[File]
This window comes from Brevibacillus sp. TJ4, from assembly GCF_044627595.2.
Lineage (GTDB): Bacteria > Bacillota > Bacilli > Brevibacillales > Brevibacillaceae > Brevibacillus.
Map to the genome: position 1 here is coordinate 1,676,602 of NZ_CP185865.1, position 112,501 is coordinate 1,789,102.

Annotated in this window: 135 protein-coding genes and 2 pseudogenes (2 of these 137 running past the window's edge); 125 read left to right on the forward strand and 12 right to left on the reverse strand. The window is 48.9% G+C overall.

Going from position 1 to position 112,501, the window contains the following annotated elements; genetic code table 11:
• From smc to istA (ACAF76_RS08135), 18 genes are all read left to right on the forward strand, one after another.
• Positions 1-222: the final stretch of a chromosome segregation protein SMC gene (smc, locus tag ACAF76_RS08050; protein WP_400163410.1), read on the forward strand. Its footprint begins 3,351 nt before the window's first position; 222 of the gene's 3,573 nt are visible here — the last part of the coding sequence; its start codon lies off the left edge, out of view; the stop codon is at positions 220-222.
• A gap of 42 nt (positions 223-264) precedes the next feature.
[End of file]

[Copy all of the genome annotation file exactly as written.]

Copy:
This window comes from Brevibacillus sp. TJ4, from assembly GCF_044627595.2.
Lineage (GTDB): Bacteria > Bacillota > Bacilli > Brevibacillales > Brevibacillaceae > Brevibacillus.
Map to the genome: position 1 here is coordinate 1,676,602 of NZ_CP185865.1, position 112,501 is coordinate 1,789,102.

Annotated in this window: 135 protein-coding genes and 2 pseudogenes (2 of these 137 running past the window's edge); 125 read left to right on the forward strand and 12 right to left on the reverse strand. The window is 48.9% G+C overall.

Going from position 1 to position 112,501, the window contains the following annotated elements; genetic code table 11:
• From smc to istA (ACAF76_RS08135), 18 genes are all read left to right on the forward strand, one after another.
• Positions 1-222: the final stretch of a chromosome segregation protein SMC gene (smc, locus tag ACAF76_RS08050; protein WP_400163410.1), read on the forward strand. Its footprint begins 3,351 nt before the window's first position; 222 of the gene's 3,573 nt are visible here — the last part of the coding sequence; its start codon lies off the left edge, out of view; the stop codon is at positions 220-222.
• A gap of 42 nt (positions 223-264) precedes the next feature.